Challenger banks: digital banking in a digital age

Do you remember a time before smartphones? Updating your Facebook status meant getting to a computer, and the term “I’ll Google it” wasn’t something you did on the go.

Nowadays we use our phones for everything. We carry our whole life around in our pocket, so why not our bank?

It’s not just smartphones that have evolved, the banking landscape has also changed drastically in the last decade. The evolution of technology and banking has given birth to so-called challenger banks.

 

What is a challenger bank?

Trust in big banks was at an all-time low following the 2008 financial crisis. This opened the door for new names to come in and compete for your business.

The term ‘challenger bank’ is used to describe any bank that’s looking to take on the big names in banking. Ultimately, they aim to challenge the idea of conventional banking and shake up the industry.

Some of the big names that have established themselves include Monzo, Starling and Metro Bank.

When Metro Bank was granted their licence back in 2010, it marked a historic moment. It was the first new name in high street banking for over 100 years.

Since then, a whole host of challenger banks have popped up, many of them online. This new digital age of banking puts your money at your fingertips and lets you manage your finances in new ways.

 

What are the pros and cons?

Most challenger banks only exist online meaning they have no physical branches.

There are pros and cons to this. Not having branches means that challenger banks can save money and pass this on to the customer, offering better rates than traditional banks.

Not being able to go into a branch might be an issue for some, but digital banks are coming up with new ways of establishing a physical presence. Starling Bank, one of Monzo’s competitors, allows you to deposit into your digital account from the Post Office.

One of the biggest advantages of digital challenger banks has been their use of technology. Because everything is done from your phone or other devices, the user experience tends to be very high quality. Added extras such as budgeting and savings tools allow users a way to manage their money on the go.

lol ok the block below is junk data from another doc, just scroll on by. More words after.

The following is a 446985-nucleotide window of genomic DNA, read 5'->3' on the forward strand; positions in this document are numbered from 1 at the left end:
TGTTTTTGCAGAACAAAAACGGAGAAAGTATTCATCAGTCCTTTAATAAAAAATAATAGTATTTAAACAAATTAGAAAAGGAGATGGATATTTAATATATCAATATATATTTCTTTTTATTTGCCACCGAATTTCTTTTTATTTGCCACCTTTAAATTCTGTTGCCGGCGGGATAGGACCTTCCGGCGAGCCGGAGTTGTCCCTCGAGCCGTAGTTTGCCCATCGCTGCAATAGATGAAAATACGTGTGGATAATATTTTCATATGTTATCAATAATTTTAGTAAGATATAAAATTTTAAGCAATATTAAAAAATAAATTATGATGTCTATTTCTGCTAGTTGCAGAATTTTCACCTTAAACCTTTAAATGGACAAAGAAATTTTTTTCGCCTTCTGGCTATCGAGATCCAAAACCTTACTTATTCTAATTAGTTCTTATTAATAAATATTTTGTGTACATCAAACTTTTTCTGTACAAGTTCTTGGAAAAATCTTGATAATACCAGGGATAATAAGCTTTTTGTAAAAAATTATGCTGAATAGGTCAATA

It’s not all online-only banking. Metro Bank has a growing number of high street branches across the UK but still maintains its challenger traits.

 

Are challenger banks safe?

Trusting a bank with your money that may not have a physical branch is probably one of the biggest concerns for most people.

All banks in the UK must be regulated by the Financial Conduct Authority (FCA). Digital banks are no different from high street banks. A large number of well-known challenger banks are located in the UK, which means they are FCA regulated.

Challenger banks in the UK are also covered by the Financial Services Compensation Scheme (FSCS). This independent government fund was put in place to protect your money if the bank fails. If this does happen, any savings of up to £85,000 would be repaid to you in a week.

If you have sold your house or received a big redundancy payout, you might find your bank balance is over £85,000. Thankfully the FSCS will cover up to £1m, but the extra cover only lasts for six months.

 

Will challenger banks survive?

No one knows what the future holds, but the numbers certainly suggest that challenger banks are here to stay.

A decade ago, 92% of all current accounts were held by the four legacy banks (Barclays, RBS/NatWest, HSBC and Lloyds). That figure now stands at around 70% in 2019.

It’s not just their market dominance that is dropping, their presence on the high street is also taking a hit. Around 3,000 branches have disappeared form the high street in the last three years.

Although they have no physical branches, Monzo has seen a steep rise in customers since its launch in 2015.

The online bank currently has over 2m customers. With more than 35,000 new people signing up every week, that number looks set to skyrocket.

Monzo has recently announced their plans to expand to the US market, securing a total of £212m in funding along the way. It looks like there are no signs of slowing down just yet for the digital challenger banks.

How does this work as an expat?

Many of the challenger banks, including big names like Monzo are based in the UK. But what if you are an expat looking to open an account with a challenger bank?

The criteria for each bank is different, so it’s important to check with the provider. Monzo state that you can open an account if you are not a UK tax resident, but you need a UK address. Metro Bank is available to both UK and non-UK nationals, but if you are a resident of another country for tax purposes, you will need additional documentation.

Despite their rise in popularity, challenger banks won’t be for everyone. Our guide on mobile banking gives a more detailed breakdown.

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